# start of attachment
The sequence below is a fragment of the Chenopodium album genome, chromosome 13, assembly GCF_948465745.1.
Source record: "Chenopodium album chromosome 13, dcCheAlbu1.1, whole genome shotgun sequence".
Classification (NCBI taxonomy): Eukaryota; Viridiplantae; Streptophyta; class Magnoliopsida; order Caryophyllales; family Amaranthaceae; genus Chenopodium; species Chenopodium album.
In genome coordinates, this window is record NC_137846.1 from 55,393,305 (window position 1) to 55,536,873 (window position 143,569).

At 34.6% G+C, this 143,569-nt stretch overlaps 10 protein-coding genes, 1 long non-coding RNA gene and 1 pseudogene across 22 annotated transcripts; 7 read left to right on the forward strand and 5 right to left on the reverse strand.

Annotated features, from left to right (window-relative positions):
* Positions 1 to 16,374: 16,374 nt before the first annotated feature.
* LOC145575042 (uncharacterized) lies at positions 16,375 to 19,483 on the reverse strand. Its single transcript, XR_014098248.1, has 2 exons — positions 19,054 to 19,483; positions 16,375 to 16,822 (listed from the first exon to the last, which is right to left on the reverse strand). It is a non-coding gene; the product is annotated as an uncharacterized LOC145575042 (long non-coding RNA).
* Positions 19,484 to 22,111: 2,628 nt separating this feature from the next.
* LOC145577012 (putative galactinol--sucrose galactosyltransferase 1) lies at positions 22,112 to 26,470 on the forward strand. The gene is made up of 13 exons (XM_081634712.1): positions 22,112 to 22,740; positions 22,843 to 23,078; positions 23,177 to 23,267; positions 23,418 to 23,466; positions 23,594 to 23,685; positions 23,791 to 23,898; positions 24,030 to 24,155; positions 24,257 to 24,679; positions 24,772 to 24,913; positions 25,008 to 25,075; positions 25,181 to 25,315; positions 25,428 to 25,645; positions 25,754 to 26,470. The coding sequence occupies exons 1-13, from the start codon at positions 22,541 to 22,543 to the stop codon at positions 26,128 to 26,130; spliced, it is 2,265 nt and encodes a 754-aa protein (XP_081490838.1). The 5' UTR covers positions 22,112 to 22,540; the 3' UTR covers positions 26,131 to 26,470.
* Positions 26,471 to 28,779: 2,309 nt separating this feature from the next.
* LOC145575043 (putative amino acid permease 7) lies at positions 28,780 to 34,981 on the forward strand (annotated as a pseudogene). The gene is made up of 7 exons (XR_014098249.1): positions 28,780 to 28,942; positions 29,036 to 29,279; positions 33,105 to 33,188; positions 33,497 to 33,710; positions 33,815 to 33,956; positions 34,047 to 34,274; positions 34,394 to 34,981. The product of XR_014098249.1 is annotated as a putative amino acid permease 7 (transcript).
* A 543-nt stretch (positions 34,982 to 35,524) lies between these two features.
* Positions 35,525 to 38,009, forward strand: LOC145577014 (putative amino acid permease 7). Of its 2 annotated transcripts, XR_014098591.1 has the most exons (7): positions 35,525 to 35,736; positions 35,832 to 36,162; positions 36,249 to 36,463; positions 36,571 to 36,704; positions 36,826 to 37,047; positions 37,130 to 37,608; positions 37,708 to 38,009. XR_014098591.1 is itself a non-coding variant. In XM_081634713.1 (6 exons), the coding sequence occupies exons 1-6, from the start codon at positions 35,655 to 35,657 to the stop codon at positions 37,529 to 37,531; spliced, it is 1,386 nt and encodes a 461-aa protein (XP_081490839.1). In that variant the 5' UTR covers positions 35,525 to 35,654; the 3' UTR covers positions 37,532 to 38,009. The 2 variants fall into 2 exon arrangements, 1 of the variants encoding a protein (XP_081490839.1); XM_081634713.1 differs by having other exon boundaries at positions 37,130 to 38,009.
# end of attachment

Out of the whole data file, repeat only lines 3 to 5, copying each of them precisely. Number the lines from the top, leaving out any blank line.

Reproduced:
Classification (NCBI taxonomy): Eukaryota; Viridiplantae; Streptophyta; class Magnoliopsida; order Caryophyllales; family Amaranthaceae; genus Chenopodium; species Chenopodium album.
In genome coordinates, this window is record NC_137846.1 from 55,393,305 (window position 1) to 55,536,873 (window position 143,569).

At 34.6% G+C, this 143,569-nt stretch overlaps 10 protein-coding genes, 1 long non-coding RNA gene and 1 pseudogene across 22 annotated transcripts; 7 read left to right on the forward strand and 5 right to left on the reverse strand.